Europe’s telecoms should continue to fear the billionaire fist of Carlos Slim

The look of a man making deals.
The look of a man making deals.
Image: Reuters/Edgard Garrido
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América Móvil, Carlos Slim’s telecommunications company, reported lower than expected profits on Friday amid growing speculation about its investment strategy for Europe. Two weeks ago it pulled out of an acquisition of KPN that would have positioned the giant to expand in Europe.

Some observers have suggested the move signals Slim’s dying interest in Europe and his shifting focus toward Brazil. But it seems Slim is not finished with KPN and Europe just yet.

Daniel Hajj, América Móvil’s chief executive, said the company “is still open to any good investment in Europe or Latin America,” and that the “KPN problems would not be repeated in the future.”

By ”problems,” he means the independent foundation, which protects Dutch companies “hostile” takeovers according to Dutch law, that came in between América Móvil’s KPN bid.

América Móvil’s focus on European investments comes from constraints in its home market, Mexico, where average revenue per user dropped by 6%, following weakening economic conditions and more competition. But the entry into the European telecoms market will remain difficult given European governments’ incentives to block takeover bids for national pride reasons. 

“European telecoms companies, especially non-EU players, have a desire to retain control of the national broadband infrastructure. They are concerned about national security and straightforward protectionism,” says Emeka Obiodu, telecoms analyst at Ovum.  “It is not impossible for outsiders to acquire these assets, but they must be prepared to pay over the odds.”

Thus, Slim’s desire to break into Europe’s telecom market doesn’t make a lot of sense, especially given the industry’s bleak mid-term prognosis. Mobile services revenue in Europe is forecasted to decline by 1% between 2012 and 2018, Ovum research suggests.

But the company has the financial firepower to hunt for telecoms assets, especially in Europe. América Móvil’s cash balance was $3.5 billion at the end of 2012.

Europe remains attractive since América Móvil is looking to diversify away from the Americas and wants to take advantage of the fact that telecoms are currently being valued low. Telekom Austria and Telefonica SA’s Czech division could serve as a stepping stone for América Móvil’s expansion in Europe.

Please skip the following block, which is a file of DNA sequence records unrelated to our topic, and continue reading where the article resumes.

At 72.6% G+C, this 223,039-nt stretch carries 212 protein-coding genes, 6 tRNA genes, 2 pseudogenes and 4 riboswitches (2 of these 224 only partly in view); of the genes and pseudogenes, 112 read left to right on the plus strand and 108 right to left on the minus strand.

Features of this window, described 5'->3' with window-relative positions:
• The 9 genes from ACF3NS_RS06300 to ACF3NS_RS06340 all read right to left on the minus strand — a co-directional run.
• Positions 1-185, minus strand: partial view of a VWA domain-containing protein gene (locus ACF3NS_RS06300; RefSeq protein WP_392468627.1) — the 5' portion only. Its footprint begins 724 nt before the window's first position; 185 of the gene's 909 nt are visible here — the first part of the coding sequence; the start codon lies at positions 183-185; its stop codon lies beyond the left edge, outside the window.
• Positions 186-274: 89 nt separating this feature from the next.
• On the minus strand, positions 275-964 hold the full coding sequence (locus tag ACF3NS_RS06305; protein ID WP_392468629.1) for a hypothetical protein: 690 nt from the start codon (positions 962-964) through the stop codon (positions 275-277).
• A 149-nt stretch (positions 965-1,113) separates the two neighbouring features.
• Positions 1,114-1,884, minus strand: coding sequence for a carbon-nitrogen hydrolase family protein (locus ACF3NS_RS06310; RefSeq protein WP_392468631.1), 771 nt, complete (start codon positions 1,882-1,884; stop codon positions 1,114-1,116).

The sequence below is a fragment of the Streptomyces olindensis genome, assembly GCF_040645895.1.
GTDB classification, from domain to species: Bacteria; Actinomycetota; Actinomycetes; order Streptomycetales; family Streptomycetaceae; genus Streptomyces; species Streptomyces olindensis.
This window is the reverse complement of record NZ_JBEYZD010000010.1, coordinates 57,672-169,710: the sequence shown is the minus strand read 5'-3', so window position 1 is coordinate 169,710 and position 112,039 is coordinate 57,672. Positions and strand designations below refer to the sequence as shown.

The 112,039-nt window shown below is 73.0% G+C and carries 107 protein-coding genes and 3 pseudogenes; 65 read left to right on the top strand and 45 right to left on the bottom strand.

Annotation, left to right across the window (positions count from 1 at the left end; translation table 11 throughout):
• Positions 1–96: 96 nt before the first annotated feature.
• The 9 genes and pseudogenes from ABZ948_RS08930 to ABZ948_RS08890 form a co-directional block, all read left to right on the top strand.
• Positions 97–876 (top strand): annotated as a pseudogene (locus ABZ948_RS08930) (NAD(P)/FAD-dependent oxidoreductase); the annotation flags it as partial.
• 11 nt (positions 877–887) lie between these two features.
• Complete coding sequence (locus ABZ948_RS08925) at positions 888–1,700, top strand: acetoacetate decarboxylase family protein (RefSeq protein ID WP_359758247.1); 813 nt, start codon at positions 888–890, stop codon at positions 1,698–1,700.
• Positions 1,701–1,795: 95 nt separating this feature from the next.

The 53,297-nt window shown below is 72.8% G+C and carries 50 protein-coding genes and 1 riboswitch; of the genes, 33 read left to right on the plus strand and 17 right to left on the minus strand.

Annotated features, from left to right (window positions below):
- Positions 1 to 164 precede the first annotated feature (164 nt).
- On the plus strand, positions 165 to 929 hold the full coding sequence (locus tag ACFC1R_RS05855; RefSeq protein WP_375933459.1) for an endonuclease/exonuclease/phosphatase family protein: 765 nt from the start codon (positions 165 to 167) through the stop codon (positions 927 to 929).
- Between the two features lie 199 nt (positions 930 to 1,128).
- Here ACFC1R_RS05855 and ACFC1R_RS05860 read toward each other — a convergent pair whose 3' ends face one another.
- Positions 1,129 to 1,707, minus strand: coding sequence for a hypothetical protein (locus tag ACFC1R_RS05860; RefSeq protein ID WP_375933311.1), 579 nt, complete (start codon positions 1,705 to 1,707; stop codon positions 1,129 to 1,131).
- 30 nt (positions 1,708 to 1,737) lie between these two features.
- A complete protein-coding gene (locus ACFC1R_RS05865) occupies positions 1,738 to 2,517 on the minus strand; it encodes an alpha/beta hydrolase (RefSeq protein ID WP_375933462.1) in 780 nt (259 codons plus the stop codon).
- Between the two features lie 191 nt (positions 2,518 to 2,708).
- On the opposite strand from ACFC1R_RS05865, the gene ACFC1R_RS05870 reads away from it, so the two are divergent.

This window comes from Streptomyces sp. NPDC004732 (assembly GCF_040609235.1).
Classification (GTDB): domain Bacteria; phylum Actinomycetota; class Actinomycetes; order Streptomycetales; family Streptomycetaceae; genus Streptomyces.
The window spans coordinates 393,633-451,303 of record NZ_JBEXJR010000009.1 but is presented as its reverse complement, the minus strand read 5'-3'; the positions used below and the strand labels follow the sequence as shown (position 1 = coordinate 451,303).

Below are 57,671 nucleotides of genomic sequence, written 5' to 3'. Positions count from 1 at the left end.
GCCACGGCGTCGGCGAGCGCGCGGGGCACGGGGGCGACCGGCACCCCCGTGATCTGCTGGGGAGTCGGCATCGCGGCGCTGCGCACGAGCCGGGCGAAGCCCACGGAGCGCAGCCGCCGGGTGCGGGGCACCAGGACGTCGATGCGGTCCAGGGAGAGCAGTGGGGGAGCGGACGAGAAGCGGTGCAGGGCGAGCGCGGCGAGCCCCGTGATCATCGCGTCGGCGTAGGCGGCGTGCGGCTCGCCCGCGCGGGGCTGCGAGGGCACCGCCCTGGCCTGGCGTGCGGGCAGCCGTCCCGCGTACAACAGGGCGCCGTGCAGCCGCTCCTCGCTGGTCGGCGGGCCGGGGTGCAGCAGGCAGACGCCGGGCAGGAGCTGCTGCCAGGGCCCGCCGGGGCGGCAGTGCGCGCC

“Despite Europe’s slowing macroeconomic state, its telecom markets are mature and offer a good return,” says Carlos de Legarreta, analyst at Corporate GBM SAB. He agreed that increasing its stake—currently 23.7%—in Telekom Austria would be a “natural option.” It’s possible that a takeover of Telekom Austria could follow a similar path as KPN.

Orange, the French telecom firm, is discussing European consolidation plans with Slim at the moment, French paper Le Journal Du Dimanche (link in French), without discussing concrete takeover plans.

América Móvil said last week it would not continue with a planned offer for KPN (pdf). But Robin Bierenstock, senior analyst at Bernstein, said a retreat from a €7.2 billion ($9.9 billion) bid for KPN seems more a tactical move than a permanent one. She also said that América Móvil “must clearly believe KPN is worth more than its current share price implies.”

Sam McHugh, senior research associate at Bernstein, said that although European stocks are undervalued at the moment and will be for the foreseeable future, Slim is eyeing a eventual turnaround in Europe which could create value in the long run.

So despite the regulatory hurdles, the European’s undervaluation, and Slim’s botched bid for KPN, the standstill will likely just be temporary. And Slim could soon get the winning hand in the battle for consolidation on Europe’s telecoms market again. He’s certainly not used to losing.